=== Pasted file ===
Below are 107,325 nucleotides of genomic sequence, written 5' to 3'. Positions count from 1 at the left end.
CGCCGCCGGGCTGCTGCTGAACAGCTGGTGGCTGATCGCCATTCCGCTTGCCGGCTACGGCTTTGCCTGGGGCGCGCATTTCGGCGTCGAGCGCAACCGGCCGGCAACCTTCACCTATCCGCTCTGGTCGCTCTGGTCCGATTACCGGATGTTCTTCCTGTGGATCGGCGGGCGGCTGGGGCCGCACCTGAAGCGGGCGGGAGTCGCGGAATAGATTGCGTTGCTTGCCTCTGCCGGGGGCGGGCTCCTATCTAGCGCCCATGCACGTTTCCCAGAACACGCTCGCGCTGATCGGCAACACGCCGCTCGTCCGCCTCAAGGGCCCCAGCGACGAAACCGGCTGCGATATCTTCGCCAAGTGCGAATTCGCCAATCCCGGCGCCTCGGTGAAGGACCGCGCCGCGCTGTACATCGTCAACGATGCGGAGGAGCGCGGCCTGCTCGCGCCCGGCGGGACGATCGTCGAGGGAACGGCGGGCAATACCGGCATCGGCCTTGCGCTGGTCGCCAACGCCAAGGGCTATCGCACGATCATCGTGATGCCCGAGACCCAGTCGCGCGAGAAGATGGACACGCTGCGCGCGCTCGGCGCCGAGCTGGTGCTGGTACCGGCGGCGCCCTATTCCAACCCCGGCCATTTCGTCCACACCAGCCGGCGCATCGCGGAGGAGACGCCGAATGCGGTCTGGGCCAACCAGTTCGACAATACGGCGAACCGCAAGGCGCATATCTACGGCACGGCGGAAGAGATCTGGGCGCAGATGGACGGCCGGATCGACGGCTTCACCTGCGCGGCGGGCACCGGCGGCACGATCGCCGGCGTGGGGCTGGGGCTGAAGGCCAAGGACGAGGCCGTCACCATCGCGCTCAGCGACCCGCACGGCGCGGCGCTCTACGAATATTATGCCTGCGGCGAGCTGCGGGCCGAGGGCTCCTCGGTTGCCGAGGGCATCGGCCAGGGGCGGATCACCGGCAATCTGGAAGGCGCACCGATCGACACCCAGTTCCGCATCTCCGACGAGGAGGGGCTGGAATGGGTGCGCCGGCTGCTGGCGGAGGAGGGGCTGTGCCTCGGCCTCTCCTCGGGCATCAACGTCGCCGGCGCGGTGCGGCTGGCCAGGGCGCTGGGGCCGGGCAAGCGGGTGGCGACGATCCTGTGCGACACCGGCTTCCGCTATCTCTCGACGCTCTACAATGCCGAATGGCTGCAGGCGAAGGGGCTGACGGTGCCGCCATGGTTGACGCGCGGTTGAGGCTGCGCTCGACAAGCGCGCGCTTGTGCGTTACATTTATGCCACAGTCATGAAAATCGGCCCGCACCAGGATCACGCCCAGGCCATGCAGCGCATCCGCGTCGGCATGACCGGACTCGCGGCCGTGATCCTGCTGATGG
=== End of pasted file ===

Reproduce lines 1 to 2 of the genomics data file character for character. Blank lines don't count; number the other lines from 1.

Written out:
Below are 107,325 nucleotides of genomic sequence, written 5' to 3'. Positions count from 1 at the left end.
CGCCGCCGGGCTGCTGCTGAACAGCTGGTGGCTGATCGCCATTCCGCTTGCCGGCTACGGCTTTGCCTGGGGCGCGCATTTCGGCGTCGAGCGCAACCGGCCGGCAACCTTCACCTATCCGCTCTGGTCGCTCTGGTCCGATTACCGGATGTTCTTCCTGTGGATCGGCGGGCGGCTGGGGCCGCACCTGAAGCGGGCGGGAGTCGCGGAATAGATTGCGTTGCTTGCCTCTGCCGGGGGCGGGCTCCTATCTAGCGCCCATGCACGTTTCCCAGAACACGCTCGCGCTGATCGGCAACACGCCGCTCGTCCGCCTCAAGGGCCCCAGCGACGAAACCGGCTGCGATATCTTCGCCAAGTGCGAATTCGCCAATCCCGGCGCCTCGGTGAAGGACCGCGCCGCGCTGTACATCGTCAACGATGCGGAGGAGCGCGGCCTGCTCGCGCCCGGCGGGACGATCGTCGAGGGAACGGCGGGCAATACCGGCATCGGCCTTGCGCTGGTCGCCAACGCCAAGGGCTATCGCACGATCATCGTGATGCCCGAGACCCAGTCGCGCGAGAAGATGGACACGCTGCGCGCGCTCGGCGCCGAGCTGGTGCTGGTACCGGCGGCGCCCTATTCCAACCCCGGCCATTTCGTCCACACCAGCCGGCGCATCGCGGAGGAGACGCCGAATGCGGTCTGGGCCAACCAGTTCGACAATACGGCGAACCGCAAGGCGCATATCTACGGCACGGCGGAAGAGATCTGGGCGCAGATGGACGGCCGGATCGACGGCTTCACCTGCGCGGCGGGCACCGGCGGCACGATCGCCGGCGTGGGGCTGGGGCTGAAGGCCAAGGACGAGGCCGTCACCATCGCGCTCAGCGACCCGCACGGCGCGGCGCTCTACGAATATTATGCCTGCGGCGAGCTGCGGGCCGAGGGCTCCTCGGTTGCCGAGGGCATCGGCCAGGGGCGGATCACCGGCAATCTGGAAGGCGCACCGATCGACACCCAGTTCCGCATCTCCGACGAGGAGGGGCTGGAATGGGTGCGCCGGCTGCTGGCGGAGGAGGGGCTGTGCCTCGGCCTCTCCTCGGGCATCAACGTCGCCGGCGCGGTGCGGCTGGCCAGGGCGCTGGGGCCGGGCAAGCGGGTGGCGACGATCCTGTGCGACACCGGCTTCCGCTATCTCTCGACGCTCTACAATGCCGAATGGCTGCAGGCGAAGGGGCTGACGGTGCCGCCATGGTTGACGCGCGGTTGAGGCTGCGCTCGACAAGCGCGCGCTTGTGCGTTACATTTATGCCACAGTCATGAAAATCGGCCCGCACCAGGATCACGCCCAGGCCATGCAGCGCATCCGCGTCGGCATGACCGGACTCGCGGCCGTGATCCTGCTGATGG